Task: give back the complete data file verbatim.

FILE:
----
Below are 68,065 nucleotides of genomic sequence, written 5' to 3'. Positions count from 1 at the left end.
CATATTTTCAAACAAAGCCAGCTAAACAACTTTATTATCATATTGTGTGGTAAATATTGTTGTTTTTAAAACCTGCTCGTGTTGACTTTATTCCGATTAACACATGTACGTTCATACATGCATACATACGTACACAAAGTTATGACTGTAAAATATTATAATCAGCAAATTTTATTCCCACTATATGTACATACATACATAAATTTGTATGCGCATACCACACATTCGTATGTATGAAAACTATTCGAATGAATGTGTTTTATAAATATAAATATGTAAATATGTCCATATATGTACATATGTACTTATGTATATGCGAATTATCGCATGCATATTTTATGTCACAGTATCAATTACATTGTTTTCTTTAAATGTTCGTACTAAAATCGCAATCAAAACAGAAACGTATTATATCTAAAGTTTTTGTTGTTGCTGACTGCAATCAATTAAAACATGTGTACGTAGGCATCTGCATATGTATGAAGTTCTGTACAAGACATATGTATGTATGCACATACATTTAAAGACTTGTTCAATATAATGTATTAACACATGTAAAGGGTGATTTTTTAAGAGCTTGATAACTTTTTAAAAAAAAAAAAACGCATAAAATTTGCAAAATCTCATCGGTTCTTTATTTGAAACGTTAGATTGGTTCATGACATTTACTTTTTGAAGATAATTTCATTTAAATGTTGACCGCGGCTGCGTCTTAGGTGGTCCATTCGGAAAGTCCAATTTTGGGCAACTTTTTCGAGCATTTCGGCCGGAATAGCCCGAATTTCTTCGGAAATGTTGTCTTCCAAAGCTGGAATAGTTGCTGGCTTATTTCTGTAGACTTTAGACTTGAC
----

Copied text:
Below are 68,065 nucleotides of genomic sequence, written 5' to 3'. Positions count from 1 at the left end.
CATATTTTCAAACAAAGCCAGCTAAACAACTTTATTATCATATTGTGTGGTAAATATTGTTGTTTTTAAAACCTGCTCGTGTTGACTTTATTCCGATTAACACATGTACGTTCATACATGCATACATACGTACACAAAGTTATGACTGTAAAATATTATAATCAGCAAATTTTATTCCCACTATATGTACATACATACATAAATTTGTATGCGCATACCACACATTCGTATGTATGAAAACTATTCGAATGAATGTGTTTTATAAATATAAATATGTAAATATGTCCATATATGTACATATGTACTTATGTATATGCGAATTATCGCATGCATATTTTATGTCACAGTATCAATTACATTGTTTTCTTTAAATGTTCGTACTAAAATCGCAATCAAAACAGAAACGTATTATATCTAAAGTTTTTGTTGTTGCTGACTGCAATCAATTAAAACATGTGTACGTAGGCATCTGCATATGTATGAAGTTCTGTACAAGACATATGTATGTATGCACATACATTTAAAGACTTGTTCAATATAATGTATTAACACATGTAAAGGGTGATTTTTTAAGAGCTTGATAACTTTTTAAAAAAAAAAAAACGCATAAAATTTGCAAAATCTCATCGGTTCTTTATTTGAAACGTTAGATTGGTTCATGACATTTACTTTTTGAAGATAATTTCATTTAAATGTTGACCGCGGCTGCGTCTTAGGTGGTCCATTCGGAAAGTCCAATTTTGGGCAACTTTTTCGAGCATTTCGGCCGGAATAGCCCGAATTTCTTCGGAAATGTTGTCTTCCAAAGCTGGAATAGTTGCTGGCTTATTTCTGTAGACTTTAGACTTGAC